The importance value of a species can reach a maximum of 300 in a survey where only one tree species is observed. High Importance Value does not necessarily mean a species is important to the health of the forest. Instead, it is merely an indication that the species is currently dominant in the forest structure.

Tree surveys are used to inform scientists or land managers on a variety of important topics. The point-centered quarter method may be applied in a variety of information gathering scenarios.

A community may benefit from a tree inventory to determine a need for a forestry program if there is a high frequency of dead or diseased trees in local woodland. Such trees can prove a health risk from falling branches, or an infection risk to others. Finding many dead or diseased trees in a forest would raise concerns for environmental scientists, and may be early indicators of poor environmental conditions including acid rain or ozone pollution.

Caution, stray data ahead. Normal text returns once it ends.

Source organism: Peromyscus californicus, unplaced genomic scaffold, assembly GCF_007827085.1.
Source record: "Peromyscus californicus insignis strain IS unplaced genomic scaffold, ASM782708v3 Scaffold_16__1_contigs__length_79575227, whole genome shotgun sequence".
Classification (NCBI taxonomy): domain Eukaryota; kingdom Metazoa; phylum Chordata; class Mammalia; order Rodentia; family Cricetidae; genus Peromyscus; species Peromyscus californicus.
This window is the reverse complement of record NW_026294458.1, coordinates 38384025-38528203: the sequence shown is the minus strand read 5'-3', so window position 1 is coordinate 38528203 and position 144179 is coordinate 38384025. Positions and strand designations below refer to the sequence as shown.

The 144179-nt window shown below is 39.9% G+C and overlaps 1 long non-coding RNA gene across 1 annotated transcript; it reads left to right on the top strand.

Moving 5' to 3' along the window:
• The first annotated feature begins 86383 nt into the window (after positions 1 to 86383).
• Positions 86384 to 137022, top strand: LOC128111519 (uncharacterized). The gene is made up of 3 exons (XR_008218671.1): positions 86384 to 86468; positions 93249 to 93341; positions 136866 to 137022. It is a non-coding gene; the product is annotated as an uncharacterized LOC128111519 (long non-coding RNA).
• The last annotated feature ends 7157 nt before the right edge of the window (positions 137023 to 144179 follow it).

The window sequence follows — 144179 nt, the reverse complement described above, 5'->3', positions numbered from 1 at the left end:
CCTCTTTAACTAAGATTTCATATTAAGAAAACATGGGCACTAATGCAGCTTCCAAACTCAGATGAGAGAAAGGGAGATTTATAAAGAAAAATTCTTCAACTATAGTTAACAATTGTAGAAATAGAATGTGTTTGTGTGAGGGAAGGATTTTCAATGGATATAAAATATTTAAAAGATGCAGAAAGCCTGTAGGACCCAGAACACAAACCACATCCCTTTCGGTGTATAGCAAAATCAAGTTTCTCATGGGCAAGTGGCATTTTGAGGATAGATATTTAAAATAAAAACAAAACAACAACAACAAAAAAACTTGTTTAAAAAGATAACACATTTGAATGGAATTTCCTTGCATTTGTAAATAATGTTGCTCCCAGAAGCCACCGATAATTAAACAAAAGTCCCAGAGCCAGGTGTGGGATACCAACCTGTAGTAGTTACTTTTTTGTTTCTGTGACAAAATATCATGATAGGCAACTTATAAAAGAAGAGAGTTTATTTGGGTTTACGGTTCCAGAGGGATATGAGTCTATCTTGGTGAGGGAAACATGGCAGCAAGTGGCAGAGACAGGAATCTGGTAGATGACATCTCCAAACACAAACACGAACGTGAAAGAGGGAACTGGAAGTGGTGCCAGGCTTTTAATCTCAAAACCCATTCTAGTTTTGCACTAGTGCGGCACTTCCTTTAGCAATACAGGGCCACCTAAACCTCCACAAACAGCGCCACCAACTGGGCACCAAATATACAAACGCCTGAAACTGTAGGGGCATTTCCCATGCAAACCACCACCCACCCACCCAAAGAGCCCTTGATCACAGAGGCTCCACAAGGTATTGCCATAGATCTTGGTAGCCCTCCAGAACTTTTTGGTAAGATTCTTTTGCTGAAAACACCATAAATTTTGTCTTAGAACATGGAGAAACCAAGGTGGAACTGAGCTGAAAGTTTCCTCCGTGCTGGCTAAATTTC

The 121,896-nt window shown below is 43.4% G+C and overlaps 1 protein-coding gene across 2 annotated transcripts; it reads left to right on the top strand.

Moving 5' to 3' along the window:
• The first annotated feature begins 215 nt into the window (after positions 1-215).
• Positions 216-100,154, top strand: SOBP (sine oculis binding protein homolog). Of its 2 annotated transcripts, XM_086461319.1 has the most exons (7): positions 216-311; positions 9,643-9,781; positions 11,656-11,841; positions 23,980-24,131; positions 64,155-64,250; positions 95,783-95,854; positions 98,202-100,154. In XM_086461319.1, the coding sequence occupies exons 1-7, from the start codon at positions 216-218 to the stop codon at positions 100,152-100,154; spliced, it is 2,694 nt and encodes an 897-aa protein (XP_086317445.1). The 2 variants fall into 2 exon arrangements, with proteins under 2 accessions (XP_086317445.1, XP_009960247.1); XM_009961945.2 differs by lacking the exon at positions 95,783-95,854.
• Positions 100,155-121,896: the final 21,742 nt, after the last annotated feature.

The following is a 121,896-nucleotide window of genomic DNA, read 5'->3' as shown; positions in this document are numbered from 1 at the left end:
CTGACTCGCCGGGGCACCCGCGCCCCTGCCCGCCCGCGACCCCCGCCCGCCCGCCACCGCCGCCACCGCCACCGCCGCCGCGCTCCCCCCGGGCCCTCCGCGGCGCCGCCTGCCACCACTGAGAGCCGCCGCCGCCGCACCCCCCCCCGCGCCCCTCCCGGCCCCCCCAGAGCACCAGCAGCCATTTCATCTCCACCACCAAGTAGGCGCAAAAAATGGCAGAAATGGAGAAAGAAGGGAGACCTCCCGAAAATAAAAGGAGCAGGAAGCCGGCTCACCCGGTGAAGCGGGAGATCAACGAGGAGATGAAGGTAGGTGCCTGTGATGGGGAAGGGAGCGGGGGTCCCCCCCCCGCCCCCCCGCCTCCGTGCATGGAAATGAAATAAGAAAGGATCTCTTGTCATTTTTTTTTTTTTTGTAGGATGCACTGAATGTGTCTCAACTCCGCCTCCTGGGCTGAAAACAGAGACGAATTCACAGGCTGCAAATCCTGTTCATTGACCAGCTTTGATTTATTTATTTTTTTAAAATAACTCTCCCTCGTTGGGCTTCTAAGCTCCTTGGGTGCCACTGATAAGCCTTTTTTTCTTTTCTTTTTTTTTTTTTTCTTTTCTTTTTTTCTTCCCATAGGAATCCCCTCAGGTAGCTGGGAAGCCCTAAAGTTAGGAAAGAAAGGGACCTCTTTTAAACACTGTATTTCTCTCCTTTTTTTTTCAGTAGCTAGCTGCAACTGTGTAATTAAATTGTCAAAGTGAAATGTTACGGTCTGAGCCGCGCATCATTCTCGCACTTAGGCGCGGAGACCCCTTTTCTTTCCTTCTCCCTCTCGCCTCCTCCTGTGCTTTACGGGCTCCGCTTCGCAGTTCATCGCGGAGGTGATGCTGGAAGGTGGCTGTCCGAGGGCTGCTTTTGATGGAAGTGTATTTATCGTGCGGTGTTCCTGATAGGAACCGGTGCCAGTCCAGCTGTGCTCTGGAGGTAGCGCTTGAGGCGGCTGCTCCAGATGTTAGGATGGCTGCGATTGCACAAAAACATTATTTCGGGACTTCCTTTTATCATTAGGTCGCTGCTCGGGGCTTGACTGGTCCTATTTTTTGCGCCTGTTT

Knowing species diversity in a forest can help land managers develop planting strategies. They may be informed to set guidelines to limit or eliminate planting of common trees while adding in new or uncommon beneficial species to maintain diversity. Data from a tree survey may also allow managers to calculate the worth of the services specific tree species provide, such as air pollution control or carbon capture and storage, and tailor planting strategies based upon these data.

You've just watched JoVE's introduction to Tree Surveying using the point-centered quarter method. You should now understand the importance of tree surveys, how to carry out a point-centered quarter survey, and how to calculate forest structure based on your survey measurements. Thanks for watching!